Bruins

Bruce Cassidy on lack of Bruins response: 'I'm comfortable with the guys sticking up for one another'

Bruce Cassidy on lack of Bruins response: 'I'm comfortable with the guys sticking up for one another'

BOSTON – Bruce Cassidy addressed the elephant in the room earlier today after the Bruins were roundly criticized for failing to step up and protect goaltender Tuukka Rask when he was concussed by a punch to the head Tuesday night in Columbus.

It was a tepid response form the B's with Brandon Carlo, Torey Krug and Joakim Nordstrom challenging the skill forward (Emil Bremstrom) that knocked Rask out of the game, and nobody playing with much fire or anger in a limp 3-0 loss to the Blue Jackets.

For a couple of days, Bruins fans and media alike bashed the Bruins for failing to stand up for their goaltender and playing a softer brand of hockey than people are used to around the Hub where they were once known as the Big Bad Bruins.

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Certainly it’s a different NHL than it was in the 1970’s or even nine years ago when the Bruins last won the Cup with an extremely tough crew, but Cassidy said he still believes that his players stick up for each other when the moment calls for it.

“I do believe that this team plays together, sticks together [and] has been accountable for years. We’re not the same makeup as maybe we were in the 1970’s or 2011 for that matter," said Cassidy. 

"We’ve tried to change our roster – that’s Donny and I both – we’ve had discussions on who we’ve drafted. You draft skill guys like [Anders] Bjork, [Danton] Heinen, [Jake] DeBrusk and you can put [Pastrnak] in that mix too because he’s that type of a skill player and that’s the direction we’ve tried to go while keeping – obviously [Zdeno] Chara is more than tough – the Kevan Millers of the world. [He] happens to be injured and that’s a tough one. Connor Clifton is a guy that gives us some bite sometimes [but] he’s injured.

“We’ve tried to keep certain guys in the lineup. Chris Wagner is a physical player, [David] Backes had some of that in him, but he gets concussions a little bit and now we’re talking about what level is he going to be able to go for his personal health? I think we’ve tried to balance it.

“But if it’s out there [that there was a lack of response], people have a right to say it. I believe that if anything happens the guys in this room will be together. I think the incident the other night [in Columbus] to be perfectly honest nobody knew what the hell happened in the first. Then we addressed it between periods and a couple of guys tried to engage [Emil] Bremstrom.

"If we want to go back and talk about other teams, and how they’re built, we can have that conversation. I think there are teams that are less physical than us and I think there are a few that are more [physical]. We’re trying to be the best of both worlds with our roster and we’ll see where it leads us.”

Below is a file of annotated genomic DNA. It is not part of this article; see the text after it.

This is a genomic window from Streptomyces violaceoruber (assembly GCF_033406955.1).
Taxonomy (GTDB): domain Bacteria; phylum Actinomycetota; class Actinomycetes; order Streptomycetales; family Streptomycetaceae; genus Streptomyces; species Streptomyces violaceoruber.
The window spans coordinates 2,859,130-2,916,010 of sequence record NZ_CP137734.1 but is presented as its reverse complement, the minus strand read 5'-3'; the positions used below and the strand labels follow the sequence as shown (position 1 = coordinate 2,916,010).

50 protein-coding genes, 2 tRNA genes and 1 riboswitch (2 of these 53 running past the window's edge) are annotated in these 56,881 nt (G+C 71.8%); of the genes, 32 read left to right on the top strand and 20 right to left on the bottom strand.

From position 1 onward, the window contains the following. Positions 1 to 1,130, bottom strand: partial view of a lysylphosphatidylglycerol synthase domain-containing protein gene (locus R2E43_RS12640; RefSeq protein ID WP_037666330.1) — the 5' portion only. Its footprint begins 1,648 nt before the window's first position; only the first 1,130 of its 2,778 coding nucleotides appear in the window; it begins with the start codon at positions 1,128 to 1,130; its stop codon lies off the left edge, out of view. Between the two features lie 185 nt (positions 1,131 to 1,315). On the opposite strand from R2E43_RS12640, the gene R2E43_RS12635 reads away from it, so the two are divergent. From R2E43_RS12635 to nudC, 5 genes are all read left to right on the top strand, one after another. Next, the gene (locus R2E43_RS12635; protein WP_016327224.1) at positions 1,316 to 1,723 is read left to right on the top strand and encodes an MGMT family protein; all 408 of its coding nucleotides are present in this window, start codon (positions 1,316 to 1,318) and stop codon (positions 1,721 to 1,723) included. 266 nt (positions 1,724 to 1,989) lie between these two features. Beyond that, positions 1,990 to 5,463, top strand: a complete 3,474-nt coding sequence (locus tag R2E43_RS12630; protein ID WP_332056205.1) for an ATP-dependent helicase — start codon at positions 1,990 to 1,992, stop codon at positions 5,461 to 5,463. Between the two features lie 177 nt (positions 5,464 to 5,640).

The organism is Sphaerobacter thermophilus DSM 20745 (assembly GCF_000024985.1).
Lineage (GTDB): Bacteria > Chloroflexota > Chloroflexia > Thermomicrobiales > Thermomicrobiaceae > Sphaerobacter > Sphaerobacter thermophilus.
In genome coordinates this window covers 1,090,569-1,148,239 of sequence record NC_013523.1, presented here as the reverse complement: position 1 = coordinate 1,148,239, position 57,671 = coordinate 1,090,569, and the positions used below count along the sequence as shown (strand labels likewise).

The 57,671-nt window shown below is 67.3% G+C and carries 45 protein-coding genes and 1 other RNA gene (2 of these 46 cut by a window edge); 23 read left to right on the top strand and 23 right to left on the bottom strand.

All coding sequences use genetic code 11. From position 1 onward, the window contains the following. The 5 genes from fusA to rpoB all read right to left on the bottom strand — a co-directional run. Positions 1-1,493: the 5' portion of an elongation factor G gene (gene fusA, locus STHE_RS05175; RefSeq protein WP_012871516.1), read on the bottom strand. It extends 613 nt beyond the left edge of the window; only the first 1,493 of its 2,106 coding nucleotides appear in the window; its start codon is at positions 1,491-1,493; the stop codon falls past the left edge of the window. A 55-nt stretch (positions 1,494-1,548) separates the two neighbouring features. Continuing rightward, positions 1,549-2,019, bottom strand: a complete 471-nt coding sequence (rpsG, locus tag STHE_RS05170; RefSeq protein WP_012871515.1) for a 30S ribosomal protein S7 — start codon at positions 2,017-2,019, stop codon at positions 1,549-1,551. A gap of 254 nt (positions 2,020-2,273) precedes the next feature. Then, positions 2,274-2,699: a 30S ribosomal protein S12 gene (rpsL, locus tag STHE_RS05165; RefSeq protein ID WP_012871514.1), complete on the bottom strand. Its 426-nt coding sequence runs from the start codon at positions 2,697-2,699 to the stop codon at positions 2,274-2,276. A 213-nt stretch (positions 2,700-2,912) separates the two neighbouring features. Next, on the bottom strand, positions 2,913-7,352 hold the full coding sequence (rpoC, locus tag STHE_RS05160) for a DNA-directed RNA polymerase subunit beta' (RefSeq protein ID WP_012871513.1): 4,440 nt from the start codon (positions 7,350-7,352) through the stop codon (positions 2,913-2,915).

Cassidy pointed to the current situation with the Black and Gold where arguably their toughest, meanest warrior in Miller has been almost an entire calendar year with kneecap problems, and 35-year-old Backes understandably isn’t the willing pugilist he once was due to a slew of concussions he’s suffered since coming to Boston.

But does that speak to a need for that kind of player on a Bruins roster that suddenly seems to have tipped the scales way toward speed and skill rather than brawn, strength and a little bit of snarl?

“We will deal with internally. I’m comfortable with the guys sticking up for one another. Do we need a little more of it some nights? We need maybe somebody to pull it out of us on some nights,” said Cassidy. “That’s where I think it’s out of the coaches to pull it out a little bit or it’s up to a player that’s a pest to stir it up a little bit. We’ll address that internally as well.”

Cassidy referenced the impending return of Anton Blidh from shoulder surgery as a possible player that could stir the pot for the Black and Gold and get their dander up in some of the nights when it’s lacking across the 82-game regular season.

But with all due respect to Cassidy, they are missing some serious snarl and tough guy attitude in their lineup with guys like Miller, Brett Ritchie, Connor Clifton and David Backes either injured or unable to bring even a little smidge of the old Big Bad Bruins to the table when it’s called for.

It’s clear as day when they run up against bigger, tougher and heavier teams like the Capitals and Blues that the Bruins are lacking in those areas, and it’s to a point where even teams like the Blue Jackets know they can rattle cages when they’re playing the Black and Gold.

Torey Krug hopes he hasn't already played last game for Boston Bruins

Torey Krug hopes he hasn't already played last game for Boston Bruins

Bruins defenseman Torey Krug mentioned several times he has “no clarity” on his future after sitting down for a Boston Bruins-organized Zoom conference call with B’s media members on Tuesday afternoon.